Masters Theses

Date of Award


Degree Type


Degree Name

Master of Science


Animal Science

Major Professor

Haley M. Jamison

Committee Members

D.O. Richardson, William R. Backus, J.B. McLaren


The data used in this study were from the Tennessee Beef Cattle Improvement Program weaning records of 10,501 Angus and Hereford calves accumulated over the nine year period, 1964 through 1972. The calves were classified according to weaning age (within the range of 120 to 300 days inclusive), sex (bulls, heifers, and steers), age of dam (by years from 2 to 10 years inclusive and 11 years and over), month of birth, management (creep or non—creep fed), year and breed in preliminary analyses. An adjusted 205-day weight that removed as much of the sources of environmental variation as possible was previously calculated on all calves. The calves were divided into four sub-groups according to breed and management. The purpose of this study was to determine an estimate of genetic trend in each of the four sub-groups.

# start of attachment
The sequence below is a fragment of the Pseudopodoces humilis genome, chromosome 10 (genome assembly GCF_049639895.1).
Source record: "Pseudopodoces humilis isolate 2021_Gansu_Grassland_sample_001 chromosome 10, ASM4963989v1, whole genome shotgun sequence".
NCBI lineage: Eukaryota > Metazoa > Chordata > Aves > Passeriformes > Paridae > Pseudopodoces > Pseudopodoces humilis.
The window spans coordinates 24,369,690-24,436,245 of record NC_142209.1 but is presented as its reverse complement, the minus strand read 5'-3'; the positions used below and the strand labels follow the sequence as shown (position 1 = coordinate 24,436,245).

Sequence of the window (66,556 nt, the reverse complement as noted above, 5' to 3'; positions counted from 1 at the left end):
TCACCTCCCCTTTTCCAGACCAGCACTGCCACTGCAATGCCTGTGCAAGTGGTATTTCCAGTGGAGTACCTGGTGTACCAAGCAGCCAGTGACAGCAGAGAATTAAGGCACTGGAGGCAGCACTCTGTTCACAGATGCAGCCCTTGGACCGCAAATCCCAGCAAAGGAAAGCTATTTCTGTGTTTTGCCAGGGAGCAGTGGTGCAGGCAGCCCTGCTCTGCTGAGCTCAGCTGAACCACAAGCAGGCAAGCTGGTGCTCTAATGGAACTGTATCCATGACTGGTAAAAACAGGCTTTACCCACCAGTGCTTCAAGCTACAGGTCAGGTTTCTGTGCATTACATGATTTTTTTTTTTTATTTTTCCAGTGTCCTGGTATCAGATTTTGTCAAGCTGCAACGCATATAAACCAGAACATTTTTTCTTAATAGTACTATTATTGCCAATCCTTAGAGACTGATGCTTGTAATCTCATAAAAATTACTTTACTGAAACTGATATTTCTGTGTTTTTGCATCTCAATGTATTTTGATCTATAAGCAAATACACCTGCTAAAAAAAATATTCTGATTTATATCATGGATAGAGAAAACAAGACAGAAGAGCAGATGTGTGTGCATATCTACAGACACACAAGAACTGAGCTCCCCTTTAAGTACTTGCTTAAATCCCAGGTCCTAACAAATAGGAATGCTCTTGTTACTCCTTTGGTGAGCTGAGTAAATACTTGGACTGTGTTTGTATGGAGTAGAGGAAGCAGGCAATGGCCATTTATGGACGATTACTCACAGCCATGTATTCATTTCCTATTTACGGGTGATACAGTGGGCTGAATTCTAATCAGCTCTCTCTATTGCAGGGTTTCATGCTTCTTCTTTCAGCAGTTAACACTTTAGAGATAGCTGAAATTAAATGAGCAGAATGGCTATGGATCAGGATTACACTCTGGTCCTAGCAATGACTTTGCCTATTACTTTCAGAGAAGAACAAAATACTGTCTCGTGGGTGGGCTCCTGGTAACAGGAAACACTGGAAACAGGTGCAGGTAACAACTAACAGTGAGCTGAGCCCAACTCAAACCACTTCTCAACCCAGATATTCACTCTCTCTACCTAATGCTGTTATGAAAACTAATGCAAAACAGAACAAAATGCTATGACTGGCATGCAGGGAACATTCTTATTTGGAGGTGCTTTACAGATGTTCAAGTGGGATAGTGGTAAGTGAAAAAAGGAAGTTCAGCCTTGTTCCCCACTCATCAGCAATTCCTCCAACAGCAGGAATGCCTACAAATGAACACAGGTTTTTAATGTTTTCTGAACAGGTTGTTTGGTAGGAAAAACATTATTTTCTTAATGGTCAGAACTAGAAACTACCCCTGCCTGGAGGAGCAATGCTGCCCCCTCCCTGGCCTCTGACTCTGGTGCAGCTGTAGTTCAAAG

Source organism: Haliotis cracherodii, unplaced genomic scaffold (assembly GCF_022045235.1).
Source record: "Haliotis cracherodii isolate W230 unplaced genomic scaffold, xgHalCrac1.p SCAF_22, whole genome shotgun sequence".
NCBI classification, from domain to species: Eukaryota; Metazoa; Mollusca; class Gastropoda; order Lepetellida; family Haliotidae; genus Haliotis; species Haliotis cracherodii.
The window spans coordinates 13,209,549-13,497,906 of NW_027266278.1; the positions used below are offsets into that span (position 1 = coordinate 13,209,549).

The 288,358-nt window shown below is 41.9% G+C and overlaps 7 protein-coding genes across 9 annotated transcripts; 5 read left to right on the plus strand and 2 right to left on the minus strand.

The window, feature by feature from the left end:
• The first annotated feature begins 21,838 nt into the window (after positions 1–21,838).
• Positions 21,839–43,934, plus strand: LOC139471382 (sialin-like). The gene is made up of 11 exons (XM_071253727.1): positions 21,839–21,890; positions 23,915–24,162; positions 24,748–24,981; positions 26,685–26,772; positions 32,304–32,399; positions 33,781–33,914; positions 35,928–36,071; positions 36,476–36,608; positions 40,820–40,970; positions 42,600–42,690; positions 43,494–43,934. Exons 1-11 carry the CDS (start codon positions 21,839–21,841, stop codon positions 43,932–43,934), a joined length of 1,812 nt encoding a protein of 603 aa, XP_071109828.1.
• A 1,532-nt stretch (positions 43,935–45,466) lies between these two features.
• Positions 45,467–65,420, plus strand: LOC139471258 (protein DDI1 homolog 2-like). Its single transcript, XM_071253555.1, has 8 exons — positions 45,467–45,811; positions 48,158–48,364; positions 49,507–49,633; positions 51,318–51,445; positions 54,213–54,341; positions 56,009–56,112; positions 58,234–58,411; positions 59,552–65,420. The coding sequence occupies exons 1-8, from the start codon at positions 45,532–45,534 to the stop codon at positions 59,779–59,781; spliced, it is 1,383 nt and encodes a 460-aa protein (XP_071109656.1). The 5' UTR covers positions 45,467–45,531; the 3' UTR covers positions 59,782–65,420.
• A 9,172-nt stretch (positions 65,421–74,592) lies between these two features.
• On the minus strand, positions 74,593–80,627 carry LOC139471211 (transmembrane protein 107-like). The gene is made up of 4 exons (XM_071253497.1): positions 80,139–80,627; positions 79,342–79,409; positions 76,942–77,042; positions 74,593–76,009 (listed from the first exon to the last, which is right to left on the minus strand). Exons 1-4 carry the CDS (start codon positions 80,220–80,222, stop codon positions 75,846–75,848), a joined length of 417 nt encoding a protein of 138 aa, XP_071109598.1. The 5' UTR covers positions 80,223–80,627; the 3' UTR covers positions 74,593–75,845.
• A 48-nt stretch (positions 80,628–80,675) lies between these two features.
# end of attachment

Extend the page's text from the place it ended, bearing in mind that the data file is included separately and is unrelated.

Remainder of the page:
Least-squares estimates were calculated for each herd using two models. One model yielded a regression of performance on time, while the second model regressed performance on time for each sire. Mean regression coefficients were then calculated for each breed-management sub-group. Using these values, estimates of genetic change due to sire differences were calculated. These estimates for Hereford non-creep-fed, Angus non-creep-fed, Hereford creep-fed, and Angus creep-fed calves were -.30, 3.49, 5.42, and 17.67 pounds per year, respectively.

No attempt has been made in the past to obtain estimates of genetic trends using beef cattle field data. However, a portion of the results obtained in this study compare favorably with similar work by Holbert (1975) using data from experimental herds.

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